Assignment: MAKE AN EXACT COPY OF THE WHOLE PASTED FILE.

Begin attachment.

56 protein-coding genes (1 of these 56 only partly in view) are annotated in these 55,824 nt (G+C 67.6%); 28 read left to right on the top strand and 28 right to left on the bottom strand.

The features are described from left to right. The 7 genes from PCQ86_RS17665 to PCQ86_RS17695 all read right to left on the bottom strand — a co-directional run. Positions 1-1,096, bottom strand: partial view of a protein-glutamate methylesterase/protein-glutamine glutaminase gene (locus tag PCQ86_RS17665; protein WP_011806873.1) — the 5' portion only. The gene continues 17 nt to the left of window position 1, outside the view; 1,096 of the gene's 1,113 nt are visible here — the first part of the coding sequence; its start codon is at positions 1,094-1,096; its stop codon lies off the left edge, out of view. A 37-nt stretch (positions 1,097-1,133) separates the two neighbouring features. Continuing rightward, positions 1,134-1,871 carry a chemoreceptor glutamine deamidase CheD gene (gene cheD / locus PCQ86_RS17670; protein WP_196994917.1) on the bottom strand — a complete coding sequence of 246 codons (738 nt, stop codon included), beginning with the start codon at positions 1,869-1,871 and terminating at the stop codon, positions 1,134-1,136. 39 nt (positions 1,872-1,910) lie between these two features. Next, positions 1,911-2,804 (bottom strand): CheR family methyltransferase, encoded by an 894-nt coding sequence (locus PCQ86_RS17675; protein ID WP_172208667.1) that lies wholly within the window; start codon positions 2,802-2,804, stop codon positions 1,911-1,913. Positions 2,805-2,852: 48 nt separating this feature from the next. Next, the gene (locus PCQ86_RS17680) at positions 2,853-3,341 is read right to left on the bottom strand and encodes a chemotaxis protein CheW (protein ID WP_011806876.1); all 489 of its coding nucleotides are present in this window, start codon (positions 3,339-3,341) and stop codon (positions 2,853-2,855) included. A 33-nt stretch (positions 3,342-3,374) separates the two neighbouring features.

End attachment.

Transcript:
56 protein-coding genes (1 of these 56 only partly in view) are annotated in these 55,824 nt (G+C 67.6%); 28 read left to right on the top strand and 28 right to left on the bottom strand.

The features are described from left to right. The 7 genes from PCQ86_RS17665 to PCQ86_RS17695 all read right to left on the bottom strand — a co-directional run. Positions 1-1,096, bottom strand: partial view of a protein-glutamate methylesterase/protein-glutamine glutaminase gene (locus tag PCQ86_RS17665; protein WP_011806873.1) — the 5' portion only. The gene continues 17 nt to the left of window position 1, outside the view; 1,096 of the gene's 1,113 nt are visible here — the first part of the coding sequence; its start codon is at positions 1,094-1,096; its stop codon lies off the left edge, out of view. A 37-nt stretch (positions 1,097-1,133) separates the two neighbouring features. Continuing rightward, positions 1,134-1,871 carry a chemoreceptor glutamine deamidase CheD gene (gene cheD / locus PCQ86_RS17670; protein WP_196994917.1) on the bottom strand — a complete coding sequence of 246 codons (738 nt, stop codon included), beginning with the start codon at positions 1,869-1,871 and terminating at the stop codon, positions 1,134-1,136. 39 nt (positions 1,872-1,910) lie between these two features. Next, positions 1,911-2,804 (bottom strand): CheR family methyltransferase, encoded by an 894-nt coding sequence (locus PCQ86_RS17675; protein ID WP_172208667.1) that lies wholly within the window; start codon positions 2,802-2,804, stop codon positions 1,911-1,913. Positions 2,805-2,852: 48 nt separating this feature from the next. Next, the gene (locus PCQ86_RS17680) at positions 2,853-3,341 is read right to left on the bottom strand and encodes a chemotaxis protein CheW (protein ID WP_011806876.1); all 489 of its coding nucleotides are present in this window, start codon (positions 3,339-3,341) and stop codon (positions 2,853-2,855) included. A 33-nt stretch (positions 3,342-3,374) separates the two neighbouring features.